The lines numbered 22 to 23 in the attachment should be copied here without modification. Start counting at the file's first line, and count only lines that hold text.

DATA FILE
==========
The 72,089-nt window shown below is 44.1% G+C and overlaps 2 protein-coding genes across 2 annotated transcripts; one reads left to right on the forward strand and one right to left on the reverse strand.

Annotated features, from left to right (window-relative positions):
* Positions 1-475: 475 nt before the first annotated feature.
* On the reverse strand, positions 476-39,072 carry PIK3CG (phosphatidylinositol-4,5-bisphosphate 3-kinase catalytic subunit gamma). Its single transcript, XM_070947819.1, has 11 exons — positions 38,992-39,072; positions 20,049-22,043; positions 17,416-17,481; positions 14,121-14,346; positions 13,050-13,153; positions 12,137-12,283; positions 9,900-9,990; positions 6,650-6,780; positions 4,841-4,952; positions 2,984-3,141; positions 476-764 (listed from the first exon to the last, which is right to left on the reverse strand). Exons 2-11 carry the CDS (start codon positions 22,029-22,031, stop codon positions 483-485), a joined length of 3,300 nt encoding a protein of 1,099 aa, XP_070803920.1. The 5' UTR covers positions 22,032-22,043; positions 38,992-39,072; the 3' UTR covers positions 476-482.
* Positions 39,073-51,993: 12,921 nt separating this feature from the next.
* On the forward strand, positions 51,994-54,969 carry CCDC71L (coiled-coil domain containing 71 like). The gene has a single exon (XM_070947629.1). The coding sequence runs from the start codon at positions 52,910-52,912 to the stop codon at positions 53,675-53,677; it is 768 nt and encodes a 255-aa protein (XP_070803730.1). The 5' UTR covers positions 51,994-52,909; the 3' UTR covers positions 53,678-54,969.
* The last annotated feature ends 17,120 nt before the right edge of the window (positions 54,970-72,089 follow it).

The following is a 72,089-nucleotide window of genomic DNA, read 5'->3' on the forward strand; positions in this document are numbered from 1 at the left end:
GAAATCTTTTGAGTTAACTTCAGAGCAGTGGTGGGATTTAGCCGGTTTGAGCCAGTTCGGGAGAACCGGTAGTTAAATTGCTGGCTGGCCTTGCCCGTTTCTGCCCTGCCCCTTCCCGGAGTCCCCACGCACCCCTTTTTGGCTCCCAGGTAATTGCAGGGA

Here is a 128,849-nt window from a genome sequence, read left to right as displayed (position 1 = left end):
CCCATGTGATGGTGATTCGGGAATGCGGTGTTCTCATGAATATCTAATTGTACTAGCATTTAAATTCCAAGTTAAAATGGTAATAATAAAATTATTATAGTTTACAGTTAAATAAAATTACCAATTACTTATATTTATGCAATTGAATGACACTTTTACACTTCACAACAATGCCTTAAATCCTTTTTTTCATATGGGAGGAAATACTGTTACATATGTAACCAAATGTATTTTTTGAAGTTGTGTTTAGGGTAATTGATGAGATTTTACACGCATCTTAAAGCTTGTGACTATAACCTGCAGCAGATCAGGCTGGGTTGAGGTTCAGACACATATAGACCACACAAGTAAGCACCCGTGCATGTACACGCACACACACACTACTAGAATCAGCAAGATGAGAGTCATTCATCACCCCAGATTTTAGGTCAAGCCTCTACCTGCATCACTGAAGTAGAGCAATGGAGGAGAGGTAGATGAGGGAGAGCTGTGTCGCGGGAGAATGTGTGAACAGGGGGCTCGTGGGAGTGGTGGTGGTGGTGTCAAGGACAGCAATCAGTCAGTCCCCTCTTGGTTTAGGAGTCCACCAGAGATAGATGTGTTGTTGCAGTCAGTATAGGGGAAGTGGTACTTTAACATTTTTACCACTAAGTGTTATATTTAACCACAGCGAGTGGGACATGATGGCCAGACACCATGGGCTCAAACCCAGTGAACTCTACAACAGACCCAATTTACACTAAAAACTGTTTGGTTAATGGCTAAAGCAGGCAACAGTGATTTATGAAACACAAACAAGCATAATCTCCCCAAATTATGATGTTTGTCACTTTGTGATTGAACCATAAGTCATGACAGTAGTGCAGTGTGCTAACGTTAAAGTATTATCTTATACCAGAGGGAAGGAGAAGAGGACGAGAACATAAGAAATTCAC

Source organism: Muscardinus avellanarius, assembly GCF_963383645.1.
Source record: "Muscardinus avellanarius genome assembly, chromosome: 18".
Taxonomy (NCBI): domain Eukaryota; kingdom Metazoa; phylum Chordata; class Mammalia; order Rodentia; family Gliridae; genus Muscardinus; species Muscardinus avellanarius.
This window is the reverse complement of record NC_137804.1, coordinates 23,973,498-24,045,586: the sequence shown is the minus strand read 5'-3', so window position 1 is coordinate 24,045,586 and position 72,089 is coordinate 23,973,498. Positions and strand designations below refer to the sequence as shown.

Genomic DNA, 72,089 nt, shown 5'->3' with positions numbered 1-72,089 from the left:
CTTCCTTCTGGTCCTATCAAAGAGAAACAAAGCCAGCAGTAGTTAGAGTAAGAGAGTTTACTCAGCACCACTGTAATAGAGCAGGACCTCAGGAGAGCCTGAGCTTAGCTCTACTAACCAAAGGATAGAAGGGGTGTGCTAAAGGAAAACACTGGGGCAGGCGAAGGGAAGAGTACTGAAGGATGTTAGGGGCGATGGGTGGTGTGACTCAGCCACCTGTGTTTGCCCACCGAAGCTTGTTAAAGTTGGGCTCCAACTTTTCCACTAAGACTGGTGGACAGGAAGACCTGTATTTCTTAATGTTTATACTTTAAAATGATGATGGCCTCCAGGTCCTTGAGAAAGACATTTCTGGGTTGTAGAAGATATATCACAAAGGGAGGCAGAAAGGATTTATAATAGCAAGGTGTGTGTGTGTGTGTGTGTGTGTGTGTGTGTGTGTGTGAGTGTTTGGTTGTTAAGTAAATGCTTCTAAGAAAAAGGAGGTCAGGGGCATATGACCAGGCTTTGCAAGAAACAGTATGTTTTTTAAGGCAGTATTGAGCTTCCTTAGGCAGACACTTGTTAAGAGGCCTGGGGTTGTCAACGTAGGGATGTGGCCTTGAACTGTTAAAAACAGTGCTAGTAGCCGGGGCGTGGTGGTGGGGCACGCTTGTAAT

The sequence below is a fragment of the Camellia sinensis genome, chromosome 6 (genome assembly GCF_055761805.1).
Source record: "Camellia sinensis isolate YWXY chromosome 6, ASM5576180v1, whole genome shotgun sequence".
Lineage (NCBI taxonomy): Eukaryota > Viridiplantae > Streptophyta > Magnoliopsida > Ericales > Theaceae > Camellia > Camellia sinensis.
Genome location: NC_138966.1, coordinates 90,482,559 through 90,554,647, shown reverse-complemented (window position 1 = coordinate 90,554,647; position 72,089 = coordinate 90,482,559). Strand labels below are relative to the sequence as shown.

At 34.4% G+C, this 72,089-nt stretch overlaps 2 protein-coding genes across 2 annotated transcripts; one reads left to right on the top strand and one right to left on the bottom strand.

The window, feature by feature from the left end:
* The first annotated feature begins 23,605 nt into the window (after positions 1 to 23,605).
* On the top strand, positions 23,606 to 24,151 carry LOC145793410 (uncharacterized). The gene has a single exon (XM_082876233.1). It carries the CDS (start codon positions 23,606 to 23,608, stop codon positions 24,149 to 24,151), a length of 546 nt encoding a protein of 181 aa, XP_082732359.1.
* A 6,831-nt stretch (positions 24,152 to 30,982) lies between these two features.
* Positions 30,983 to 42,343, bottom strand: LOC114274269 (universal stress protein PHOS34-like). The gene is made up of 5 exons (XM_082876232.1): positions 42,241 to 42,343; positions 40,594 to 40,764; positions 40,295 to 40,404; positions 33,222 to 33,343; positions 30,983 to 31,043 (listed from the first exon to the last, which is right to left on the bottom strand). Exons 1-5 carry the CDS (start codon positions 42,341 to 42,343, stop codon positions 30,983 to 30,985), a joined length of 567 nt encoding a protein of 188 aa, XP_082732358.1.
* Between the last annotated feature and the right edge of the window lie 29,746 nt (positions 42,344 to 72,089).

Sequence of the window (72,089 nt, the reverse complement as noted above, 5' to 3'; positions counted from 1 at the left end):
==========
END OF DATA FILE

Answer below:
At 34.4% G+C, this 72,089-nt stretch overlaps 2 protein-coding genes across 2 annotated transcripts; one reads left to right on the top strand and one right to left on the bottom strand.

The window, feature by feature from the left end: